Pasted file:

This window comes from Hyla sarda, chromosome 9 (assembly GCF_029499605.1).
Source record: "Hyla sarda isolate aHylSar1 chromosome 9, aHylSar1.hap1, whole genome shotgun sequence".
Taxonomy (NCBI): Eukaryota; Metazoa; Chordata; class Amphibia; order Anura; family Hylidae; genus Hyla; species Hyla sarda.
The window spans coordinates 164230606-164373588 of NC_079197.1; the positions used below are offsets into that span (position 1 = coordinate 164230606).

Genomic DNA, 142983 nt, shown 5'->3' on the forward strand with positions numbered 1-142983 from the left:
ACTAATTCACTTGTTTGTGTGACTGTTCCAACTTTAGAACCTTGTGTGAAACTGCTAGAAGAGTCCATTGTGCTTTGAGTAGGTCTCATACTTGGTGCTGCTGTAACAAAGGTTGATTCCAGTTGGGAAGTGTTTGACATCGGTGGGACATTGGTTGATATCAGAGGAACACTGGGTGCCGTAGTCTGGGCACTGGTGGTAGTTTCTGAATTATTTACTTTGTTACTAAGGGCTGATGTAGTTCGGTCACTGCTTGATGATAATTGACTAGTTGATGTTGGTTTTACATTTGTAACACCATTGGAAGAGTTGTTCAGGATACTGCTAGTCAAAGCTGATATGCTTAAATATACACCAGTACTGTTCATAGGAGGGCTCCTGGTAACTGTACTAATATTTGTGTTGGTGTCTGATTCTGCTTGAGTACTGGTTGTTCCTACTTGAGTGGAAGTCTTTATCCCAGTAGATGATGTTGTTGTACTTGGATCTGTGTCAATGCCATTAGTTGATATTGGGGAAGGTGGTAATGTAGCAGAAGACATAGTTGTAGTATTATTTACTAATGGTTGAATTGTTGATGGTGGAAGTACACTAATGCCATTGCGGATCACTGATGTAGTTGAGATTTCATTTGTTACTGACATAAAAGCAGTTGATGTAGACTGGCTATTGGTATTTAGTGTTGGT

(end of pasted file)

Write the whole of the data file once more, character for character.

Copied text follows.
This window comes from Hyla sarda, chromosome 9 (assembly GCF_029499605.1).
Source record: "Hyla sarda isolate aHylSar1 chromosome 9, aHylSar1.hap1, whole genome shotgun sequence".
Taxonomy (NCBI): Eukaryota; Metazoa; Chordata; class Amphibia; order Anura; family Hylidae; genus Hyla; species Hyla sarda.
The window spans coordinates 164230606-164373588 of NC_079197.1; the positions used below are offsets into that span (position 1 = coordinate 164230606).

Genomic DNA, 142983 nt, shown 5'->3' on the forward strand with positions numbered 1-142983 from the left:
ACTAATTCACTTGTTTGTGTGACTGTTCCAACTTTAGAACCTTGTGTGAAACTGCTAGAAGAGTCCATTGTGCTTTGAGTAGGTCTCATACTTGGTGCTGCTGTAACAAAGGTTGATTCCAGTTGGGAAGTGTTTGACATCGGTGGGACATTGGTTGATATCAGAGGAACACTGGGTGCCGTAGTCTGGGCACTGGTGGTAGTTTCTGAATTATTTACTTTGTTACTAAGGGCTGATGTAGTTCGGTCACTGCTTGATGATAATTGACTAGTTGATGTTGGTTTTACATTTGTAACACCATTGGAAGAGTTGTTCAGGATACTGCTAGTCAAAGCTGATATGCTTAAATATACACCAGTACTGTTCATAGGAGGGCTCCTGGTAACTGTACTAATATTTGTGTTGGTGTCTGATTCTGCTTGAGTACTGGTTGTTCCTACTTGAGTGGAAGTCTTTATCCCAGTAGATGATGTTGTTGTACTTGGATCTGTGTCAATGCCATTAGTTGATATTGGGGAAGGTGGTAATGTAGCAGAAGACATAGTTGTAGTATTATTTACTAATGGTTGAATTGTTGATGGTGGAAGTACACTAATGCCATTGCGGATCACTGATGTAGTTGAGATTTCATTTGTTACTGACATAAAAGCAGTTGATGTAGACTGGCTATTGGTATTTAGTGTTGGT